Comment


        • #5
          Just over a year ago I developed my own system incorporating ideas from Getting things done, Do it tomorrow and Mark Forster's first book Get everything done. You can read how I went about developing the system and about some sections of my organiser, particularly how I plan my day, on my blog. http://www.darktea.co.uk/blog/catego.../my-organiser/

          The system has made a big difference for me, but it does not seem to work for the quantity of incoming work I have so I am now looking for new ideas to develop a second version of it.

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          • #6
            I use the "Current Initiative" with good results. One of my projects is the Most Important Project aka Current Initiative and I work on it first thing.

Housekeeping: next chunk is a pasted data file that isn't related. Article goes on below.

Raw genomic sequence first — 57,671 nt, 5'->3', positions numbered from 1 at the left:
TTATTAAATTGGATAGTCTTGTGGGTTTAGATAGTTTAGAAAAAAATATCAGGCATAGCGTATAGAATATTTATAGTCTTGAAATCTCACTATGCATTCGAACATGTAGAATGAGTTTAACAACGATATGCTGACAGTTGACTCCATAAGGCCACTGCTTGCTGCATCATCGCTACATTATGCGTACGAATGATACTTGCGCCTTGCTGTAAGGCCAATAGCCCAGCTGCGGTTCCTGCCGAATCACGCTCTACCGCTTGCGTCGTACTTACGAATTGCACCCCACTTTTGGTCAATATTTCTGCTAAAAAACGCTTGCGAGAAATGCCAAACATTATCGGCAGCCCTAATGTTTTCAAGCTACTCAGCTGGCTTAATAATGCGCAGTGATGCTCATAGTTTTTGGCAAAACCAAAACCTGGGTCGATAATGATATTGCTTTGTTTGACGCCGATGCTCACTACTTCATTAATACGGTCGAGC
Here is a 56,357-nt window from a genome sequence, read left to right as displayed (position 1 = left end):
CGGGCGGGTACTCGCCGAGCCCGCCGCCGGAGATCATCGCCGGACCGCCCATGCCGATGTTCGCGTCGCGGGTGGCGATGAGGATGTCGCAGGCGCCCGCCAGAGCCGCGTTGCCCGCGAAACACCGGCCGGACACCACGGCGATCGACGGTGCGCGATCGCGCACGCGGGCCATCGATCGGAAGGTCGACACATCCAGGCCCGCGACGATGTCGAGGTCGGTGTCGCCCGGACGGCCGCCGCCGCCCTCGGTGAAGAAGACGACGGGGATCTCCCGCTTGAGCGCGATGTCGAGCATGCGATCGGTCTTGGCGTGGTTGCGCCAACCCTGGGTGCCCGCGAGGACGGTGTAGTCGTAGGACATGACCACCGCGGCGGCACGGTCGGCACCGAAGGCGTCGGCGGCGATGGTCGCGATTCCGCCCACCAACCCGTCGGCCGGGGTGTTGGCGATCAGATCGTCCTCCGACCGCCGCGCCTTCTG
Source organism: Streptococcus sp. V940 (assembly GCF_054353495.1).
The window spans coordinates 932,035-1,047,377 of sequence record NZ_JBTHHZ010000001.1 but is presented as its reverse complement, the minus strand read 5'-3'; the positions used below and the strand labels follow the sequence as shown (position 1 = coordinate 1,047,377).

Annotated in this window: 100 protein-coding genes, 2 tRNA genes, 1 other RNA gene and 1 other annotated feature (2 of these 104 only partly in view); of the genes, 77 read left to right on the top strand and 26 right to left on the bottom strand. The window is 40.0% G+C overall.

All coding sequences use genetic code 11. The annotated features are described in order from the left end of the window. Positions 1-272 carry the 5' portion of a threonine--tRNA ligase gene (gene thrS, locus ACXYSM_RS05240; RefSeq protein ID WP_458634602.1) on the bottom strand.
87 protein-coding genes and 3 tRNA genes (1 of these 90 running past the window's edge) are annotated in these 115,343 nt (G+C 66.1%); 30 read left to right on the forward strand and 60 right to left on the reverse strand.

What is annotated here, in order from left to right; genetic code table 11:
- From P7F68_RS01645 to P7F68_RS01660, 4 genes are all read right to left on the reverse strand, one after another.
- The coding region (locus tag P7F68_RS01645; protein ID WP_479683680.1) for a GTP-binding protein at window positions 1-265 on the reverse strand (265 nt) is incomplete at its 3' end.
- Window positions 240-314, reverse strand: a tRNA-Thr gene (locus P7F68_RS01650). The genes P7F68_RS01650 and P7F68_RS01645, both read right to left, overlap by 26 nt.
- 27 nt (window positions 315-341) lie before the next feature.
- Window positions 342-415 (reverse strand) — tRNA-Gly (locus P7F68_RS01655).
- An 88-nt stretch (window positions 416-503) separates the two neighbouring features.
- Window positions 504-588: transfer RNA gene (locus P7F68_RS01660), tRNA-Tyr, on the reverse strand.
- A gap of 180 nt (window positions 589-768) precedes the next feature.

Theoretically these are two distinct things: the commitment to work on my most important life-goal every day and Forster's CI. But in practice they happend to come down to the same project every I time I decide my CI. Maybe I am misunderstanding something here. Or over-analyzing, which is one of my preferred sports.

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            • #7
              Originally posted by Cpu_Modern View Post
              I use the "Current Initiative" with good results. One of my projects is the Most Important Project aka Current Initiative and I work on it first thing.

              Theoretically these are two distinct things: the commitment to work on my most important life-goal every day and Forster's CI. But in practice they happend to come down to the same project every I time I decide my CI. Maybe I am misunderstanding something here. Or over-analyzing, which is one of my preferred sports.
              Kates site has a quote about the CI.

              The idea behind the current initiative is that you start work every day by concentrating on one selected initiative. By focussing on one thing in this way you can move much faster than you could if you incorporated the actions relating to it into the task list.